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Visitors Asked to Stay on Existing Trails and Help Prevent Damage to Trails During the Monsoon Season

 

Visitors Asked to Stay on Existing Trails  

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and Help Prevent Damage to Trails During the Monsoon Season

Fire breaks were recently constructed in the area of Spence Basin and Highland Pines by Prescott National Forest fire crews and may resemble new trail construction. These fire breaks,  or handline, were constructed to serve as a crucial component of prescribed fire implementation and are used as  control features on prescribed fires. These fire breaks are not authorized trails, and ALL visitors are asked to  please remain on existing, system trails. Forest officials are currently working to ensure fire breaks and trails in  the area are effectively signed.  

With recent monsoon rains, trails will be wet for a little while even when dryer weather returns. Please consider the damage you could cause to trails when planning your visits after heavy precipitation. This advice applies to all user groups motorized and non-motorized for roads and trails. All users can cause damage to trail surfaces and  corridors; the impact varies from user to user. For example, a horse or mule rider will leave large post holes in the trail tread making it uncomfortable to ride or hike when soils dry and dislodging soil that eventually makes it  way downhill, adding to erosion. Mountain bikes leave ruts which also make trail use uncomfortable for hikers and other bikers, more importantly those ruts funnel water allowing it to speed up and take more soil downhill,  sometimes even rutting through constructed drainage structures.

Hikers, bikers, and even equestrian users try to  avoid the wet muddy spots moving off the trail onto vegetation. This can cause a 30-inch trail to become 6 feet wide in some places. Motorized users have some of the same impacts and damage to trail treads caused by use  during wet conditions and can leave a great trail in rough shape for months or longer.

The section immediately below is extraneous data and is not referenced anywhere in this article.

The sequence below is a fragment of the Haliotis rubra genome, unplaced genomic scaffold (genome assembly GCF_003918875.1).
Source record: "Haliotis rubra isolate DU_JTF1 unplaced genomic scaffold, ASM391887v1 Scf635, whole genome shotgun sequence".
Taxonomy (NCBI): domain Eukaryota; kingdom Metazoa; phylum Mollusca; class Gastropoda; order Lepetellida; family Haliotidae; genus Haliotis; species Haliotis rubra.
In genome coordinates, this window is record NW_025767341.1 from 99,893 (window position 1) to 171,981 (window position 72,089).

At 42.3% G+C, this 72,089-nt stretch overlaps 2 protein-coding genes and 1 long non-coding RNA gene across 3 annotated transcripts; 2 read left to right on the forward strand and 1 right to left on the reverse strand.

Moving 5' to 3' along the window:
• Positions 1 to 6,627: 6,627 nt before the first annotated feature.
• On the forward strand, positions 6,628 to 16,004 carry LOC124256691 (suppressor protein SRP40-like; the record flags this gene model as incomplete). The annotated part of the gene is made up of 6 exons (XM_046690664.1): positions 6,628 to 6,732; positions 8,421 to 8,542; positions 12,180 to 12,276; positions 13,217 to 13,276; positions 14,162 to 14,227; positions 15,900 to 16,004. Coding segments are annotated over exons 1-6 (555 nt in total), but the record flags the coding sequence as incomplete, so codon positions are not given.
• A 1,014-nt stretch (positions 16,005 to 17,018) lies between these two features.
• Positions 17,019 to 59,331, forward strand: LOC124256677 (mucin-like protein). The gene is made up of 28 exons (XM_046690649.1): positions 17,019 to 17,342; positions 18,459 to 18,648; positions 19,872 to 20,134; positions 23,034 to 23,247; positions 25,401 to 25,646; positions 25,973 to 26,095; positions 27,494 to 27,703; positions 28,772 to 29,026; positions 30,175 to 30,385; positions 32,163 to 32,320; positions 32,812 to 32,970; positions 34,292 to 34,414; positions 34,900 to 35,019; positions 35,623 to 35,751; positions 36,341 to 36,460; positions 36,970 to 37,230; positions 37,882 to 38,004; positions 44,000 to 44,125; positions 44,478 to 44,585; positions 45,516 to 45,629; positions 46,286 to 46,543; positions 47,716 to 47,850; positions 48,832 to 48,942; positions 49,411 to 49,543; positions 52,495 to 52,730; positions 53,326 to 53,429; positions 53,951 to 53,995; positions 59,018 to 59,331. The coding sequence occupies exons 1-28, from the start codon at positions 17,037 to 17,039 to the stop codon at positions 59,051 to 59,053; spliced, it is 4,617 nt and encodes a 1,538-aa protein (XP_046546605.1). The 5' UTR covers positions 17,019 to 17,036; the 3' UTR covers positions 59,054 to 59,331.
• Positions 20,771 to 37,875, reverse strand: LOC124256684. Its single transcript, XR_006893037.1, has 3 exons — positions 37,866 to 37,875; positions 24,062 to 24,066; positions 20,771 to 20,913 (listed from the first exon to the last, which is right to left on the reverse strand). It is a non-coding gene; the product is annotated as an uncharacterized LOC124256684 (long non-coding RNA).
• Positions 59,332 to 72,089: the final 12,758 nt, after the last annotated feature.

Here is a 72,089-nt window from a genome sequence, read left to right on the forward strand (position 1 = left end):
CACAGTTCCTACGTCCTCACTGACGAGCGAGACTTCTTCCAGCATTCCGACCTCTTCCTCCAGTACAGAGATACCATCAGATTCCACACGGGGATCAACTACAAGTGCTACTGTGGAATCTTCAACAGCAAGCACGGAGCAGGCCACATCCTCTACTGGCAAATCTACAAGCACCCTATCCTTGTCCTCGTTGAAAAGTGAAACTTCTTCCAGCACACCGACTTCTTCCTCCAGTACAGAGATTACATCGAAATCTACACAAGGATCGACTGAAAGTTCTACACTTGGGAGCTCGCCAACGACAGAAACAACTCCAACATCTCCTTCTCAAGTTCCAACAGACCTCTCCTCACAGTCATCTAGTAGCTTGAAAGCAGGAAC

Please be considerate of the  environment and other users by planning accordingly. Granite Basin and Williamson Valley is especially  susceptible to wet conditions due to clay soils and should be avoided as well as most sections of the Prescott Circle Trail. The trails in the Thumb Butte area dry out quicker than most and the Spruce Mountain Area also is  more resistant to impact during wet conditions. Trail volunteers have put a tremendous amount of work in to make these trails safe and sustainable.

Please help keep them nice by making alternative plans for recreation.  Consider using a rocky forest road for riding or walk a neighborhood that you have never been too when there is a  chance trails could be wet.  

Please use common sense and courtesy when you venture out to recreate on trails. Turn around if you think you  will cause damage. 

Stay up to date on Prescott National Forest news by checking the Prescott NF website and following us on Facebook and Twitter

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